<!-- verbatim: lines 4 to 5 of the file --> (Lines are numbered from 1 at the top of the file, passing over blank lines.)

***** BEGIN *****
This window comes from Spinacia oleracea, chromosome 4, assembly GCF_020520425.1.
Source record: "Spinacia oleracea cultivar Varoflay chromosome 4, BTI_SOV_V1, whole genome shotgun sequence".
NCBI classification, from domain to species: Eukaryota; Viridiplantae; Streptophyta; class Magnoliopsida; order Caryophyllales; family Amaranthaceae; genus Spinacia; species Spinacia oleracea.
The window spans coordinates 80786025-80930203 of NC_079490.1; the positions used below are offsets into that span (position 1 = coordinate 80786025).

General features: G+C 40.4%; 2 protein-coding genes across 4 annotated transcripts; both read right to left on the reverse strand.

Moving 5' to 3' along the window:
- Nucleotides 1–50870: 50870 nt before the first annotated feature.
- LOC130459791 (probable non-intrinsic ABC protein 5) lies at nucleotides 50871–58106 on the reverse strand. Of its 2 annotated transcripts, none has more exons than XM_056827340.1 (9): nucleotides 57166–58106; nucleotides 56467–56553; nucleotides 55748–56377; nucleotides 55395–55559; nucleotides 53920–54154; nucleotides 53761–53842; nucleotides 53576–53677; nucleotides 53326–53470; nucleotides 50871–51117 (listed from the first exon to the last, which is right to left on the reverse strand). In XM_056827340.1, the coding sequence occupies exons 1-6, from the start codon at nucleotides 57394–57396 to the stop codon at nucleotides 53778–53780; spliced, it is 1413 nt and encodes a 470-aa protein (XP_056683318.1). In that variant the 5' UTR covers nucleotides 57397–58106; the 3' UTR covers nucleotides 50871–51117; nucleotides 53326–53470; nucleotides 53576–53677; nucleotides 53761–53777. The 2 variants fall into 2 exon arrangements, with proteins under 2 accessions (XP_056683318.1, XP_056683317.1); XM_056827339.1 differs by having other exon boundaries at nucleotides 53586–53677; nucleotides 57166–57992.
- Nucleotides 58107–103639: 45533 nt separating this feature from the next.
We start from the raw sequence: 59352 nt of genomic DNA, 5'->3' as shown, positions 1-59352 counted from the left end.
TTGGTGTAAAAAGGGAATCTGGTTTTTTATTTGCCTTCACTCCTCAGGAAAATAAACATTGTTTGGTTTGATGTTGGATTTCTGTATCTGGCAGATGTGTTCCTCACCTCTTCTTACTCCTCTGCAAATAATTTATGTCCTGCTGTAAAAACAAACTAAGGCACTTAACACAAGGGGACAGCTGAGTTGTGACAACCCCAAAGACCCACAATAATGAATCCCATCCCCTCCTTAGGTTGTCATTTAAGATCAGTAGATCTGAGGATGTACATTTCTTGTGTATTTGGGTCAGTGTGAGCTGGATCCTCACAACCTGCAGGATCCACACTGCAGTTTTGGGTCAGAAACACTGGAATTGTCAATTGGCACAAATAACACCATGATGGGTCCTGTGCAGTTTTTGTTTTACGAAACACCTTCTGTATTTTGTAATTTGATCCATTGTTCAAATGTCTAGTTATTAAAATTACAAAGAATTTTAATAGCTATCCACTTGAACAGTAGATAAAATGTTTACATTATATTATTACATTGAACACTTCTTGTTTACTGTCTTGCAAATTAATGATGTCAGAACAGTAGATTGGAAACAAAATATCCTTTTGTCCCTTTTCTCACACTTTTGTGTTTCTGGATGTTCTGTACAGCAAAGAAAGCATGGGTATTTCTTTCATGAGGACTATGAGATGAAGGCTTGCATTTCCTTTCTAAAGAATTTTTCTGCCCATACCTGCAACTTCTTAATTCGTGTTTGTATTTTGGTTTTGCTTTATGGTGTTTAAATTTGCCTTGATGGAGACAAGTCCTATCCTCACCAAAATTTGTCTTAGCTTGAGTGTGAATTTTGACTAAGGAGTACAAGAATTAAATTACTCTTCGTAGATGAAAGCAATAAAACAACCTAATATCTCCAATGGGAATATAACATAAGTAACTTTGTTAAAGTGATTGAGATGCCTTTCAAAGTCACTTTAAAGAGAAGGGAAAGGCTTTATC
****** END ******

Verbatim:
The window spans coordinates 80786025-80930203 of NC_079490.1; the positions used below are offsets into that span (position 1 = coordinate 80786025).

General features: G+C 40.4%; 2 protein-coding genes across 4 annotated transcripts; both read right to left on the reverse strand.